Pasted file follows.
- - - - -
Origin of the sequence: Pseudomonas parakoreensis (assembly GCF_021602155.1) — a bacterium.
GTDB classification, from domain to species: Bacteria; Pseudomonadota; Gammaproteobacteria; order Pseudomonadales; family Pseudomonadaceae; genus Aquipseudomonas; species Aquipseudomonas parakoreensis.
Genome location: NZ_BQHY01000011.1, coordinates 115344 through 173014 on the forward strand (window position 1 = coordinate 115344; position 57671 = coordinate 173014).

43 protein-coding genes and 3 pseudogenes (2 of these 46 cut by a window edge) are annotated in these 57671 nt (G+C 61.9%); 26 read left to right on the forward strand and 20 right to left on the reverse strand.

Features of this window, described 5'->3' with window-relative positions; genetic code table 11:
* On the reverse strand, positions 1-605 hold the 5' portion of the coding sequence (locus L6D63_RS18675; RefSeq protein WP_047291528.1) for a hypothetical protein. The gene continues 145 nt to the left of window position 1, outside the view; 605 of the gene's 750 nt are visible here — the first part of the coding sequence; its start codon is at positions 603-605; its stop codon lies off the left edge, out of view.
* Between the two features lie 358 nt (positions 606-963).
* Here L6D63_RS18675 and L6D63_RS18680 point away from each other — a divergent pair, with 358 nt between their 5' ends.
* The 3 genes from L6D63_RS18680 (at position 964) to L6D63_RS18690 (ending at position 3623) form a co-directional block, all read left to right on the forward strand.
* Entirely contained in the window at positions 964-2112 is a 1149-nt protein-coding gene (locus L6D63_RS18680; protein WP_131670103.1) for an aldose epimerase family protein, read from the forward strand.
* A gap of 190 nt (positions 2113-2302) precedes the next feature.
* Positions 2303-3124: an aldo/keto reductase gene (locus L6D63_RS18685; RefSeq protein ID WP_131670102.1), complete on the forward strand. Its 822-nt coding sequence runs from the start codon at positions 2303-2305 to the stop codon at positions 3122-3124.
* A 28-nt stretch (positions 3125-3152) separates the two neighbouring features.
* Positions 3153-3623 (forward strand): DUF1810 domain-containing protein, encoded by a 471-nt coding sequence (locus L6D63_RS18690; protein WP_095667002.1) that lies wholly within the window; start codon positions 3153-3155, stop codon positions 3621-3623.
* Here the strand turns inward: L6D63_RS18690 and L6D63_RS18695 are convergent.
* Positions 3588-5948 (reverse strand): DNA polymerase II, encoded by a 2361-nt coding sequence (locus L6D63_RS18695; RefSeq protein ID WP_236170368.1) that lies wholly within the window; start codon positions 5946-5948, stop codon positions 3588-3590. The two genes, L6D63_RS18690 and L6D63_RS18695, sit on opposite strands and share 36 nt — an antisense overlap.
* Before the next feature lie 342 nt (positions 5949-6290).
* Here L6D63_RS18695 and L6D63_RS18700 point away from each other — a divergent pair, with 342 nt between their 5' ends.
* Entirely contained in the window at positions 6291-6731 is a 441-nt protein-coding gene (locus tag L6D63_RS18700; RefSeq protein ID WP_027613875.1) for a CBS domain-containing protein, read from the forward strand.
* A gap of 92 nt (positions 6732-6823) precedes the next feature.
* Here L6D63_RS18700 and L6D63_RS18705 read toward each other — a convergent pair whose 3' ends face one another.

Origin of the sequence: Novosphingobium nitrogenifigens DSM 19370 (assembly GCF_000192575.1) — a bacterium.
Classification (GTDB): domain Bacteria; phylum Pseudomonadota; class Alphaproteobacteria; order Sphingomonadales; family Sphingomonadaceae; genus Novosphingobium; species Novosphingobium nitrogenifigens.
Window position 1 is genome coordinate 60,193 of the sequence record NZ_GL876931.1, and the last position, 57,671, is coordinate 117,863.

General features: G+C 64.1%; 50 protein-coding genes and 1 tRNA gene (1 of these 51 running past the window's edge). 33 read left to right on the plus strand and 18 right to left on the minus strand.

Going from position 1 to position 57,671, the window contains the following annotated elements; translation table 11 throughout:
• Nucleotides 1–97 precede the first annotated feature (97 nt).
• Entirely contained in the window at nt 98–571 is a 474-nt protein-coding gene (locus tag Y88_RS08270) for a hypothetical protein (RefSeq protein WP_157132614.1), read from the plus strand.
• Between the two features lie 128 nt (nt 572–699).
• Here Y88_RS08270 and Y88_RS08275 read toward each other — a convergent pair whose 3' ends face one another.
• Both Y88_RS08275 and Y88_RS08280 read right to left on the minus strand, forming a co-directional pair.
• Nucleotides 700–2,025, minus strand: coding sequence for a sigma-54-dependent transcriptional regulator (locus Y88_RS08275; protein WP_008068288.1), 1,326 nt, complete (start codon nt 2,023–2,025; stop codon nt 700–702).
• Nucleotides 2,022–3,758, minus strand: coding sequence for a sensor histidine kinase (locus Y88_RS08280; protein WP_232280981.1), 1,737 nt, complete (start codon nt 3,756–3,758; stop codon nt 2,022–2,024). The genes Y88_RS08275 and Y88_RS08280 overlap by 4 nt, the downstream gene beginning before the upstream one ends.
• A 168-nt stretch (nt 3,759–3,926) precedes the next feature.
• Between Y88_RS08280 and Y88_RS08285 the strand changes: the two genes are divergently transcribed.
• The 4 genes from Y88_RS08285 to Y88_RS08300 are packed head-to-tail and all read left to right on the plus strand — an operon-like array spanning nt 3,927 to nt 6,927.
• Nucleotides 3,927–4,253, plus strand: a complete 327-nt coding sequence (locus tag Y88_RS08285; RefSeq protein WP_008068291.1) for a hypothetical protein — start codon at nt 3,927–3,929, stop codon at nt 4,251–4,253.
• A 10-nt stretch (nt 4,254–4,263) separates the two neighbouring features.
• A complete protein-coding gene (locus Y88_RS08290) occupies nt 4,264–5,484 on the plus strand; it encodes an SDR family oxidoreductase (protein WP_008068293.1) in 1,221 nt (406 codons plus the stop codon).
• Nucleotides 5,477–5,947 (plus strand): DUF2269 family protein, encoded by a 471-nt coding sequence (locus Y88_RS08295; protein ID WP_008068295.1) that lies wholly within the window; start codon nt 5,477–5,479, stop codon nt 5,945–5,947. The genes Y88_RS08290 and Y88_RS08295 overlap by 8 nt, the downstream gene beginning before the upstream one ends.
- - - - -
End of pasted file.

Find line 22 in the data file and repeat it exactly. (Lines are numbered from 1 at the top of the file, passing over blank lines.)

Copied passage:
Origin of the sequence: Novosphingobium nitrogenifigens DSM 19370 (assembly GCF_000192575.1) — a bacterium.